Weak demand for clothing hits shops

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The volume of goods sold in UK shops in February fell by 0.4% from the previous month, according to the Office for National Statistics (ONS).

The fall was less than feared, but it came after a higher-than-expected rise of 2.3% in January.

The ONS said the fall was partly a reflection of weak demand for the new season's clothing ranges.

This would bear out fears expressed on Thursday by High Street retailer Next, which has forecast a tough 2016.

Compared with the same month in 2015, retail sales rose 3.8%.

'Tight-fisted' shoppers

"After a better-than-expected January, Britain's retail sector will have been brought back down to earth by this set of figures," said Dennis de Jong, managing director at

"Shoppers tend to be tight-fisted after the January sales, but deeper concerns surrounding a possible Brexit might be making them think twice before spending.

"One silver lining will be George Osborne's proposed overhaul of the business rates system announced during last week's Budget, which has the potential to bring small retailers some much-needed relief. Whether that entices consumers back to the High Street is another matter."

Analysis: Jonty Bloom, business correspondent

It's not a double whammy, more of a treble whammy. The UK's High Streets are being hit by three problems.

There has been a long-term trend of shopping moving online: sales there are rising by more than 12% a year.

Online is also contributing to another problem: prices are falling in stores by 2.5% a year. That is a huge hit for shops. They can charge less and less each year, in part because online retailers have lower costs, but also squeezed consumers are searching for bargains these days.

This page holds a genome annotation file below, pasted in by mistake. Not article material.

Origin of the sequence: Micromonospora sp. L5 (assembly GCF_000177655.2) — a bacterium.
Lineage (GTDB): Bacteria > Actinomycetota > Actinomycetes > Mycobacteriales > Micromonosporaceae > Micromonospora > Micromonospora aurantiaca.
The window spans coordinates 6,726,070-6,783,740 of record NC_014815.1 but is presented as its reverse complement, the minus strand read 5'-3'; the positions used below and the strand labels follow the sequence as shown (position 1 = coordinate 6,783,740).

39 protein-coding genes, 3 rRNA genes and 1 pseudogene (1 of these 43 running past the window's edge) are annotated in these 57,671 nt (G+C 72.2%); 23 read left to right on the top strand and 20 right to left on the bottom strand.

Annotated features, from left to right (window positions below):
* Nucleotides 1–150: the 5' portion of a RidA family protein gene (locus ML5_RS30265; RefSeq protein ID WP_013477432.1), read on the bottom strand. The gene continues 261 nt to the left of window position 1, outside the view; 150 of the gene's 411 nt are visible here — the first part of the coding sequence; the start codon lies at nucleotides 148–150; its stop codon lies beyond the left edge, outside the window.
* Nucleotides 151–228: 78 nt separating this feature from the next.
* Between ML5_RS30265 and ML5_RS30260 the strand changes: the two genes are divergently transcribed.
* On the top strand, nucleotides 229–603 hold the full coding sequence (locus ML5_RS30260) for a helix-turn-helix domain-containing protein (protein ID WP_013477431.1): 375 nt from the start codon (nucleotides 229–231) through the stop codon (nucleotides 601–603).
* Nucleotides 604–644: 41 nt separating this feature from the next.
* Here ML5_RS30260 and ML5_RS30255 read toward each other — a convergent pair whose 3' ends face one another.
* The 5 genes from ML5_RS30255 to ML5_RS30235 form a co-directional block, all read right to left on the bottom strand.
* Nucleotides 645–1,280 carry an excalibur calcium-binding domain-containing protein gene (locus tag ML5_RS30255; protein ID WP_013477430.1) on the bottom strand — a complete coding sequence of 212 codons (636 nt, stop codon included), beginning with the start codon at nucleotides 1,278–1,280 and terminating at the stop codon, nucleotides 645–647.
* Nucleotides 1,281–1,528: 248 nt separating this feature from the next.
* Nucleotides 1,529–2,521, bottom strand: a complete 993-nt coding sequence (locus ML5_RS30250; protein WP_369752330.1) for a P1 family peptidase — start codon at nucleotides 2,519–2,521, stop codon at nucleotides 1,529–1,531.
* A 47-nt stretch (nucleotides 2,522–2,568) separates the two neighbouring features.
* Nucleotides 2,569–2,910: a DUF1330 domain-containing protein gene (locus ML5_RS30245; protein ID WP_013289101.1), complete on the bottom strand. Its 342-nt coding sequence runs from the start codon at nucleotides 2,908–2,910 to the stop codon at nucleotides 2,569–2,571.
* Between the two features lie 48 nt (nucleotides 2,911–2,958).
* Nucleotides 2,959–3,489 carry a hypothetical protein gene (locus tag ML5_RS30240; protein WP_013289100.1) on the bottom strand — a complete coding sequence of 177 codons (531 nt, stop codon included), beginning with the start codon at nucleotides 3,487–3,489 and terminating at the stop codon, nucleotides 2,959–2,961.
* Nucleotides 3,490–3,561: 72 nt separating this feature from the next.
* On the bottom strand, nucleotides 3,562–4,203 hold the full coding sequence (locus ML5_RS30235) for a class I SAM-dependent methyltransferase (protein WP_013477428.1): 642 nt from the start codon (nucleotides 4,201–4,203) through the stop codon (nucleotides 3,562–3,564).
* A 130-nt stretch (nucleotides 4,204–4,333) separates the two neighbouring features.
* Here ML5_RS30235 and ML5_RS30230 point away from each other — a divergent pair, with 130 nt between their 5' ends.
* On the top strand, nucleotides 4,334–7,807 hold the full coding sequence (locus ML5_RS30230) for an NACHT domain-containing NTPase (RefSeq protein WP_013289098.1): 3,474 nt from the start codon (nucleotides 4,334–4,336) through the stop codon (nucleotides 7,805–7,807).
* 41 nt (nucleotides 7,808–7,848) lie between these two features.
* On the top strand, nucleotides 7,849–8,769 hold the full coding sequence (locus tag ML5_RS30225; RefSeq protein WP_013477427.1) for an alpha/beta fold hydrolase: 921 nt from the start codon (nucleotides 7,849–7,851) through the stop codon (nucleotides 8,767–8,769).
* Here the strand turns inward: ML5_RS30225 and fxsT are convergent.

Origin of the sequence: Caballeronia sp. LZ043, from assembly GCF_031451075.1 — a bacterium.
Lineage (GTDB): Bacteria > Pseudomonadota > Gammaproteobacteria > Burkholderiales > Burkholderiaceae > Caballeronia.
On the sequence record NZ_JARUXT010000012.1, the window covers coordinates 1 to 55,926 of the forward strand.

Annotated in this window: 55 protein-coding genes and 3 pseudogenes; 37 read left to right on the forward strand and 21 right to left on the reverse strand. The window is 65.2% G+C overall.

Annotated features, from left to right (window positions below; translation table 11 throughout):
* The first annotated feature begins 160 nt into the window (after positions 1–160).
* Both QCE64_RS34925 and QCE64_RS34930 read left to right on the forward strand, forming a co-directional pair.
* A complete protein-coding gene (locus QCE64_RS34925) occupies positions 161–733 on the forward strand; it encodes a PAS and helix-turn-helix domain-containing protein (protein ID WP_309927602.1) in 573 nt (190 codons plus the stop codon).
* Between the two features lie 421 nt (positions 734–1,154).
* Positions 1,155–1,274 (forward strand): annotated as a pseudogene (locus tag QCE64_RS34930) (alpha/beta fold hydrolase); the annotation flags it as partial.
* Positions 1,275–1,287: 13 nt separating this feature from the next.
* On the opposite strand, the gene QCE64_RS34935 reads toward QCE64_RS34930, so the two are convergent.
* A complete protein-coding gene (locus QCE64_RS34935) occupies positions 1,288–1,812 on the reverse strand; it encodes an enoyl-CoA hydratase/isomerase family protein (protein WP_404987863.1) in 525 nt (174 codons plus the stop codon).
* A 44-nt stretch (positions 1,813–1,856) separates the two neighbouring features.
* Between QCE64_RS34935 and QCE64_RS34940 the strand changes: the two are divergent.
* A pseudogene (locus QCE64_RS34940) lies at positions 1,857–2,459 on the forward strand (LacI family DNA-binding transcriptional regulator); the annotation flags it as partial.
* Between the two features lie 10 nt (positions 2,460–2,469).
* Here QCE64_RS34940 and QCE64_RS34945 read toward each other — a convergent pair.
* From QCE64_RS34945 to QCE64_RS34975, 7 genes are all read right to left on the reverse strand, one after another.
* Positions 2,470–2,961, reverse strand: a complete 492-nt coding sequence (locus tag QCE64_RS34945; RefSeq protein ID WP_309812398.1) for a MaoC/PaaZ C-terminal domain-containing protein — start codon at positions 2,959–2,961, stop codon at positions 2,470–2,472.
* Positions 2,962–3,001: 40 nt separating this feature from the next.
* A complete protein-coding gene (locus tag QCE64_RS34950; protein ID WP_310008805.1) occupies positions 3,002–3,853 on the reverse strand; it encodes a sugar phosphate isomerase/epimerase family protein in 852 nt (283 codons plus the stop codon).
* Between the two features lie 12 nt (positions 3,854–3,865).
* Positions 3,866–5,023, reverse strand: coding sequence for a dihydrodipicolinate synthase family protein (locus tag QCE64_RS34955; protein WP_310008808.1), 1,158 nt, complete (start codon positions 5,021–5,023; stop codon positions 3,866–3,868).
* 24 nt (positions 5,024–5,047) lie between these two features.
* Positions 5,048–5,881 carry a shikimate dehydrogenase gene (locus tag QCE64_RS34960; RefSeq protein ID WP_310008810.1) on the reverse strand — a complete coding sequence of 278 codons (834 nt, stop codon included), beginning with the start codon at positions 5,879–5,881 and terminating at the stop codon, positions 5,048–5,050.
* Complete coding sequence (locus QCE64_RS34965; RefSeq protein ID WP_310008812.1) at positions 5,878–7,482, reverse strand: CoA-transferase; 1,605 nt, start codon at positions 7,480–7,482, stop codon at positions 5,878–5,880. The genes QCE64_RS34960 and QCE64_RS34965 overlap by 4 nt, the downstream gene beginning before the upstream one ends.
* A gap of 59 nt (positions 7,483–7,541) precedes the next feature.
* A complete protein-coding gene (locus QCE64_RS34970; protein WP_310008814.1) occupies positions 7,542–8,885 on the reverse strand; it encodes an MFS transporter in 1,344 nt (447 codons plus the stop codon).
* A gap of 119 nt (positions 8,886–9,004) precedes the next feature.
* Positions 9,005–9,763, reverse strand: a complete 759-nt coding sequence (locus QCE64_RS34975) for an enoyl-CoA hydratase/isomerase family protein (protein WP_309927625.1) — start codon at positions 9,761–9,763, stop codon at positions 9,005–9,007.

The third whammy is that retail spending looks likely to slow down this year, as the economy both here and abroad is weakening. Online competition, slowing sales and lower prices: no wonder Next is warning this could be the worst year since 2008. Ouch.

Other commentators took a similarly mixed view of the figures.

"Retail sales fell less than expected in February, representing a smaller than feared payback from January's spending spree," said Markit's chief economist Chris Williamson. "However, all is not quite as rosy as the headline numbers suggest."

Mr Williamson added: "Spending is also being driven by low prices, as indicated by the value of sales rising just 1.4% on a year ago in February compared to the 3.8% rise in volumes.

"A healthier picture, and one that the Bank of England would clearly like to see, would be one where rising demand is allowing retailers to push up prices to a greater extent."

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